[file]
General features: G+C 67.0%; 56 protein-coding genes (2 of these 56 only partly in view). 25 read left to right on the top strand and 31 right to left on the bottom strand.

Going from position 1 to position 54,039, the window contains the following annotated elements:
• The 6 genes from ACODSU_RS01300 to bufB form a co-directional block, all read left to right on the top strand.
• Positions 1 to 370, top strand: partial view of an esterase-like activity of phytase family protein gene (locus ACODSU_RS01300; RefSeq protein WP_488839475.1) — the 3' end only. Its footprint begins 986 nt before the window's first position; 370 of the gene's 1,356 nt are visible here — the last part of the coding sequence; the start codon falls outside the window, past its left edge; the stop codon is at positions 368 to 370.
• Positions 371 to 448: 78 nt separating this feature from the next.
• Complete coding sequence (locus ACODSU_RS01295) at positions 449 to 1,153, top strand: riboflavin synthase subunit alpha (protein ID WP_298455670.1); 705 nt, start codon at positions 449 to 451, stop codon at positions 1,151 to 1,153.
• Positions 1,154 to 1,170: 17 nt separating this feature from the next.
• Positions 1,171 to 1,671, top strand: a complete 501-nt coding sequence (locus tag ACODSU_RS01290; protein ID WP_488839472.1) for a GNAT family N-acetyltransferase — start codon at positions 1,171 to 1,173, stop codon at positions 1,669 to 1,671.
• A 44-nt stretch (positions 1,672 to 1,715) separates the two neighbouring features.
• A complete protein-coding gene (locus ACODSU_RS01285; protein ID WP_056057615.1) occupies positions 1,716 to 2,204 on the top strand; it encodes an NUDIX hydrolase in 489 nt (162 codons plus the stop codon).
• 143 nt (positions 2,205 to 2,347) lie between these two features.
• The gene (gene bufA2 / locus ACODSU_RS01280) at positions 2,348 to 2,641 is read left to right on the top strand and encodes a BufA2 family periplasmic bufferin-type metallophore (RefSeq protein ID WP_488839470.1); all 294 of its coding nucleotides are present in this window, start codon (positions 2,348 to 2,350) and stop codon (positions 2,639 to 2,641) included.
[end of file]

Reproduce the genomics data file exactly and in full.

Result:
General features: G+C 67.0%; 56 protein-coding genes (2 of these 56 only partly in view). 25 read left to right on the top strand and 31 right to left on the bottom strand.

Going from position 1 to position 54,039, the window contains the following annotated elements:
• The 6 genes from ACODSU_RS01300 to bufB form a co-directional block, all read left to right on the top strand.
• Positions 1 to 370, top strand: partial view of an esterase-like activity of phytase family protein gene (locus ACODSU_RS01300; RefSeq protein WP_488839475.1) — the 3' end only. Its footprint begins 986 nt before the window's first position; 370 of the gene's 1,356 nt are visible here — the last part of the coding sequence; the start codon falls outside the window, past its left edge; the stop codon is at positions 368 to 370.
• Positions 371 to 448: 78 nt separating this feature from the next.
• Complete coding sequence (locus ACODSU_RS01295) at positions 449 to 1,153, top strand: riboflavin synthase subunit alpha (protein ID WP_298455670.1); 705 nt, start codon at positions 449 to 451, stop codon at positions 1,151 to 1,153.
• Positions 1,154 to 1,170: 17 nt separating this feature from the next.
• Positions 1,171 to 1,671, top strand: a complete 501-nt coding sequence (locus tag ACODSU_RS01290; protein ID WP_488839472.1) for a GNAT family N-acetyltransferase — start codon at positions 1,171 to 1,173, stop codon at positions 1,669 to 1,671.
• A 44-nt stretch (positions 1,672 to 1,715) separates the two neighbouring features.
• A complete protein-coding gene (locus ACODSU_RS01285; protein ID WP_056057615.1) occupies positions 1,716 to 2,204 on the top strand; it encodes an NUDIX hydrolase in 489 nt (162 codons plus the stop codon).
• 143 nt (positions 2,205 to 2,347) lie between these two features.
• The gene (gene bufA2 / locus ACODSU_RS01280) at positions 2,348 to 2,641 is read left to right on the top strand and encodes a BufA2 family periplasmic bufferin-type metallophore (RefSeq protein ID WP_488839470.1); all 294 of its coding nucleotides are present in this window, start codon (positions 2,348 to 2,350) and stop codon (positions 2,639 to 2,641) included.